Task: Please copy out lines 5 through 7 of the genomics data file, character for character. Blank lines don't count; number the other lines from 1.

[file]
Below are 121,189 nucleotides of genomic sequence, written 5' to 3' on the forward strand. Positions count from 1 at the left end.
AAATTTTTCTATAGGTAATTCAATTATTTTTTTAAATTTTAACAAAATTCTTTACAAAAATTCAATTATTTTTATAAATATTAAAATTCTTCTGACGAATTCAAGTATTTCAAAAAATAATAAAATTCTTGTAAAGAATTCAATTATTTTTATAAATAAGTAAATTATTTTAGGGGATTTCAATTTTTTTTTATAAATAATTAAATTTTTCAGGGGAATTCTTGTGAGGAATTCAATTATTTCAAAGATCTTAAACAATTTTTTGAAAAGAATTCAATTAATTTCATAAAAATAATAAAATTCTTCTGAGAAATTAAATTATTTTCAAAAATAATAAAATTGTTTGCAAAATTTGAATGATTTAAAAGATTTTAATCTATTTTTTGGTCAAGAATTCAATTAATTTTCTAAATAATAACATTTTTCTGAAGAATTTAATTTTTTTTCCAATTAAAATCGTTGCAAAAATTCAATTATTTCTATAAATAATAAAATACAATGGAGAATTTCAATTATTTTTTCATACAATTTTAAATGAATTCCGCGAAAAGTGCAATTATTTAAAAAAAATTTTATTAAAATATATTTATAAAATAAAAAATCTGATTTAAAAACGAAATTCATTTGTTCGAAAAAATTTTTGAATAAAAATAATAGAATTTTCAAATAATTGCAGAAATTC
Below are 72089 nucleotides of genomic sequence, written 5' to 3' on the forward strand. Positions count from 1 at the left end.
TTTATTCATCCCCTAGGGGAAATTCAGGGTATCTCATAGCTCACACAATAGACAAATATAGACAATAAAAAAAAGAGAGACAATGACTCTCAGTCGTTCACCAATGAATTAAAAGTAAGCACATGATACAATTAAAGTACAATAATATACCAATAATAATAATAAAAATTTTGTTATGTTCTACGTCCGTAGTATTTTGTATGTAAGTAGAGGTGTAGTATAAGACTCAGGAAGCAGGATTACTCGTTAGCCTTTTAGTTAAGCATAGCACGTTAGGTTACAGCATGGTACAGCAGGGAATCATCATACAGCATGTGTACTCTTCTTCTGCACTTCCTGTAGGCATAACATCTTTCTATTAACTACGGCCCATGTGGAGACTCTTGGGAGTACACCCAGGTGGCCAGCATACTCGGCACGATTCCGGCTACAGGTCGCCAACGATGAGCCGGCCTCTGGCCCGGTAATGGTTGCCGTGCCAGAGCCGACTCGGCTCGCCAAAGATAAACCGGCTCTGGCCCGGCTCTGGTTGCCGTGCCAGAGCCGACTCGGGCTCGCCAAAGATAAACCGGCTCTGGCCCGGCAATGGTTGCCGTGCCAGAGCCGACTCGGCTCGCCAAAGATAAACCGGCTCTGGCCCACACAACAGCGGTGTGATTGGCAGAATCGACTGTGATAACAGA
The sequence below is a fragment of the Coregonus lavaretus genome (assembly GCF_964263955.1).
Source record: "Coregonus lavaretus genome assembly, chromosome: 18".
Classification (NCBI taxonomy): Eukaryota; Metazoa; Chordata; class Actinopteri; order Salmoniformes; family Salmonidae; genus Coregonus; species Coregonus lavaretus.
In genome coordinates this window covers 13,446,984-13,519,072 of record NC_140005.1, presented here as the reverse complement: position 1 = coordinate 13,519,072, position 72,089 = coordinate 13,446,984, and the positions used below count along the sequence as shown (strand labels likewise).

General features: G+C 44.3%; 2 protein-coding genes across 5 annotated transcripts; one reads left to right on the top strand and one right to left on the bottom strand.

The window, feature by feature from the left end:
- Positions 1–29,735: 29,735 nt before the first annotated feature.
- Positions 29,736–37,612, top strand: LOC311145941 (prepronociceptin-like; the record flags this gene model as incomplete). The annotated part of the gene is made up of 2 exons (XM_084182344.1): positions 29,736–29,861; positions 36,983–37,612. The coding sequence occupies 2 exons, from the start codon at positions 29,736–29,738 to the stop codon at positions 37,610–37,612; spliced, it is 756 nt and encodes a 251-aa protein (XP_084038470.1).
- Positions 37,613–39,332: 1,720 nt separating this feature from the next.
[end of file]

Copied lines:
The sequence below is a fragment of the Coregonus lavaretus genome (assembly GCF_964263955.1).
Source record: "Coregonus lavaretus genome assembly, chromosome: 18".
Classification (NCBI taxonomy): Eukaryota; Metazoa; Chordata; class Actinopteri; order Salmoniformes; family Salmonidae; genus Coregonus; species Coregonus lavaretus.